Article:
There is an old Hotel/Pub in Marble Arch, London, which used to have a gallows adjacent to it. Prisoners taken to the gallows (after a fair trial of course) passed by the pub on their way  to be hanged

The horse-drawn dray, carting the prisoner, was accompanied by an armed guard, who would stop the dray outside the pub and ask the prisoner if he would like ”ONE LAST DRINK.”

If he said YES, it was referred to as “ONE FOR THE ROAD.”

If he declined, that prisoner was “ON THE WAGON.”

So there you go… More bleeding history.

On thing about Groucho he never was one to curry favor. He once famously observed, “It isn’t necessary to have relatives in Kansas City in order to be unhappy.”

Speaking of to “curry favor,” it comes to that part of the world that actually speaks english  from Australia, so let’s put some ‘strine’ on the barbie, shall we?

It seems that at some point the inmates of the penal colony that was Australia decided that they wanted to improve their image in the world so that they would no longer appear to be what they were, criminals. They discovered that it was fashionable in certain circles to adopt the appearance of being civilized to cover the rough edges, so to speak. They decided that this was a good idea and they would do so too.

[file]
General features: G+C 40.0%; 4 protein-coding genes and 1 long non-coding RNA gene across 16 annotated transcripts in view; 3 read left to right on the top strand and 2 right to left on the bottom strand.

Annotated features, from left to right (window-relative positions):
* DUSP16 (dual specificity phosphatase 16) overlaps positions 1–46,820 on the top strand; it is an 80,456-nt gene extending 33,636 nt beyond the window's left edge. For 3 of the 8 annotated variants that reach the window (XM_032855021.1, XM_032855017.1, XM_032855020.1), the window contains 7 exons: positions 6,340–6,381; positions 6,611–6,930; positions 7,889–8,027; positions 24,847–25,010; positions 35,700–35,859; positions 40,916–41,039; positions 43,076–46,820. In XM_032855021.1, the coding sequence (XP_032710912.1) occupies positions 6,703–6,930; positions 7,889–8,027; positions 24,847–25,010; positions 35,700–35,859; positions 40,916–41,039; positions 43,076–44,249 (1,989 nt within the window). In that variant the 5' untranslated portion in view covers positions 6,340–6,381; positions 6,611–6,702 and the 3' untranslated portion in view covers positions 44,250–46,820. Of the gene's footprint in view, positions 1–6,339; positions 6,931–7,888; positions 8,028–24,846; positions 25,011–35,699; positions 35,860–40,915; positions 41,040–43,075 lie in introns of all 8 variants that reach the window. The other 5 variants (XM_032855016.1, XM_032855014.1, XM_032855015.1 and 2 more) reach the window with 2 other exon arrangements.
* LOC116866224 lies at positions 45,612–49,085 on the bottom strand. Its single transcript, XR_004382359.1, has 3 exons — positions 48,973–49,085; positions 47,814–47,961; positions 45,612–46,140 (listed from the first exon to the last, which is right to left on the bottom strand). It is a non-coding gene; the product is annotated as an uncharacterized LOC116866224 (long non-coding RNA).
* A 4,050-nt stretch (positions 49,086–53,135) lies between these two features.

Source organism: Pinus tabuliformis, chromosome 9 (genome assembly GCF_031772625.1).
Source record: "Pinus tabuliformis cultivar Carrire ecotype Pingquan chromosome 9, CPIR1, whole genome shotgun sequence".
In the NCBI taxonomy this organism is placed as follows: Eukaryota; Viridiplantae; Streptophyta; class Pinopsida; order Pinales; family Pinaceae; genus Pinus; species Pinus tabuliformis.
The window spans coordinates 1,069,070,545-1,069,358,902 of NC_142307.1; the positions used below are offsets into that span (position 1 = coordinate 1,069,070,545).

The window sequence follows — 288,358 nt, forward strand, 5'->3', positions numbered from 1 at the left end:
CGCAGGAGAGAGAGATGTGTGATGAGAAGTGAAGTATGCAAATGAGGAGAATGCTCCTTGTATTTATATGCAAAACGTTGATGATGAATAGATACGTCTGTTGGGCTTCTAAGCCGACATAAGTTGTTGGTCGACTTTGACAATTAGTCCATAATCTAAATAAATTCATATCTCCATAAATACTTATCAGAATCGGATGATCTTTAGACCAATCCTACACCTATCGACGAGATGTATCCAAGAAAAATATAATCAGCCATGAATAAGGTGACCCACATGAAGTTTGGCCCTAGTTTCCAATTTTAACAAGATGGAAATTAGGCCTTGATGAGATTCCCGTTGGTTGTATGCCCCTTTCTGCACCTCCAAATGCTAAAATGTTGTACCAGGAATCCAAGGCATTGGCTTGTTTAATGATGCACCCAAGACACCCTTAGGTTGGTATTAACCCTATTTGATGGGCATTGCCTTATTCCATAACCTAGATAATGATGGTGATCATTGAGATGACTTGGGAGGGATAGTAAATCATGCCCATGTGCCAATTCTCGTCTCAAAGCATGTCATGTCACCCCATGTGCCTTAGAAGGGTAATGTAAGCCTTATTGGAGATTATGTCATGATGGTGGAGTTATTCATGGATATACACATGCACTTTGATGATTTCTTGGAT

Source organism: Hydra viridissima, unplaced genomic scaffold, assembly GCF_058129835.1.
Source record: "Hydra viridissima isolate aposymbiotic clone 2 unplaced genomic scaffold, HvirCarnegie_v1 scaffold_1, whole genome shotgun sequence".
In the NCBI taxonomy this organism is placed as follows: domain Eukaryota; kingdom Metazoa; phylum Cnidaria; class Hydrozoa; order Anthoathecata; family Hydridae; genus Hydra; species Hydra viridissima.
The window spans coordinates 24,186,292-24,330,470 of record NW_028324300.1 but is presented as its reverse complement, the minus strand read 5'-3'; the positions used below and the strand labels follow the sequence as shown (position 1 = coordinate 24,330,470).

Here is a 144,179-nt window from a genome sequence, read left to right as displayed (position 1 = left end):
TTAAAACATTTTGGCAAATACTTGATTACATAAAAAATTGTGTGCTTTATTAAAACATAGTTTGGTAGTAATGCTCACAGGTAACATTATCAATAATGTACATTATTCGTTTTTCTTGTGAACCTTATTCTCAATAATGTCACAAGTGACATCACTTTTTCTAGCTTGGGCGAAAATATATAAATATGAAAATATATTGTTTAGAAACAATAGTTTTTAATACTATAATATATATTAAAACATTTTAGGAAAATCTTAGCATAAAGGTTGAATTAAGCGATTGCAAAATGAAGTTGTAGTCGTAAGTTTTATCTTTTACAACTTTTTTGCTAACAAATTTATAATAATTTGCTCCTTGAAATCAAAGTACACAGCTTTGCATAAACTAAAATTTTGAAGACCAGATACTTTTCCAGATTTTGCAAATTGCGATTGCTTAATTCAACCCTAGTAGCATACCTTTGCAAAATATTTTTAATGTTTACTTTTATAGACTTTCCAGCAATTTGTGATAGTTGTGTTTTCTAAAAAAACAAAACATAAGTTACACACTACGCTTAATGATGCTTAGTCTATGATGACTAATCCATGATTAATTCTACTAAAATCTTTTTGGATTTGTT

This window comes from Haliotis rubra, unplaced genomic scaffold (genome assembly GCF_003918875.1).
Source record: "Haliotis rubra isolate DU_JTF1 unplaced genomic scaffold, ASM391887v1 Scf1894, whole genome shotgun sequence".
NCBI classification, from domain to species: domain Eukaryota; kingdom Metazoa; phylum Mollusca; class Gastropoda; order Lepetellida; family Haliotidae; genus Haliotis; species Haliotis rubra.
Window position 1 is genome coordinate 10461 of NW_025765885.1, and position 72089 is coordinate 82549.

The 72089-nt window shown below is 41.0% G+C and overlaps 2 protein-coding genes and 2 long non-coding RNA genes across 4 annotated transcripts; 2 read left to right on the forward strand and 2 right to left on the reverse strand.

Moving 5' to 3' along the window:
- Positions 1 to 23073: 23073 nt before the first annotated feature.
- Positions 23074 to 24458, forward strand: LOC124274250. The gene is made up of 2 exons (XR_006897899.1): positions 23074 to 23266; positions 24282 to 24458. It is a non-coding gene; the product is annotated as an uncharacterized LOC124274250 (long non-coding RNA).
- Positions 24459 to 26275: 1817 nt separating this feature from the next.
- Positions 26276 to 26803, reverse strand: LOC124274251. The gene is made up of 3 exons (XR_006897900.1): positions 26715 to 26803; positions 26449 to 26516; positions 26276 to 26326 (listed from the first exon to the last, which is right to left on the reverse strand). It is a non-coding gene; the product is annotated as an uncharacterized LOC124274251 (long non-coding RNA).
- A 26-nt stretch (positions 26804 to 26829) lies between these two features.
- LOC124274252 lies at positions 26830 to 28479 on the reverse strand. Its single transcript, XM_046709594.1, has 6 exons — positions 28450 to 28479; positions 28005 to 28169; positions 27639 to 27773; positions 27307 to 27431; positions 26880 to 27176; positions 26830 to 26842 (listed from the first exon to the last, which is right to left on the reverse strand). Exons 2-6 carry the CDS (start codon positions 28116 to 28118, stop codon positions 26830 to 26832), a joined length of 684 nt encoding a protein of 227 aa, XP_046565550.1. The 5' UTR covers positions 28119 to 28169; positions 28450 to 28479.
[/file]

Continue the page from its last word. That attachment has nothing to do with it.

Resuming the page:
The first thing civilized thing they did was to start killing the aboriginal inhabitants that they were sharing their country with or driving them off the land that they, the civilizers, wanted for themselves. The second civilized thing they did was for a few of them to become as rich as Midas by destroying as much or the land as they could and where necessary killing anyone who stood in the way. The third civilized thing they introduced was gambling venues at which these new rich could flaunt their money. Since gambling casinos were considered immoral at the time, the most civilized gambling activity they could consider was horse racing.

Soon a lot of money was spent to find the fastest horse of them all so that someone could boast that he owned it. At one time that horse was named Favor.

Now, there is a comb or brush used to remove tangles or burrs from a horses coat. It is called a currying comb or brush. Now I assume at the

English: Keith Richards of the Rolling Stones ...

English: Keith Richards of the Rolling Stones in the early days (Photo credit: Wikipedia)

time people were lined up for the chance to brush the famous horse much like groupies lined up at a Rolling Stone concert for a chance to be shagged by Keith Richards. And that’s were we get the expression to “Curry Favor.” ——- No. to brush the horse, not get shagged by Keith Richards, that’s called something else.

For a horse of a different color, they used to use urine to tan animal skins, so families used to all pee in a pot and then once a day it was taken and sold to the tannery. If you had to do this to survive you were “PISS POOR,” but worse than that were the really poor folk, who couldn’t even afford to buy a pot, they “DIDN’T HAVE A POT TO PISS IN” and were the lowest of the low.
The next time you are washing your hands and complain because the water temperature isn’t just how you like it, think about how things used to be.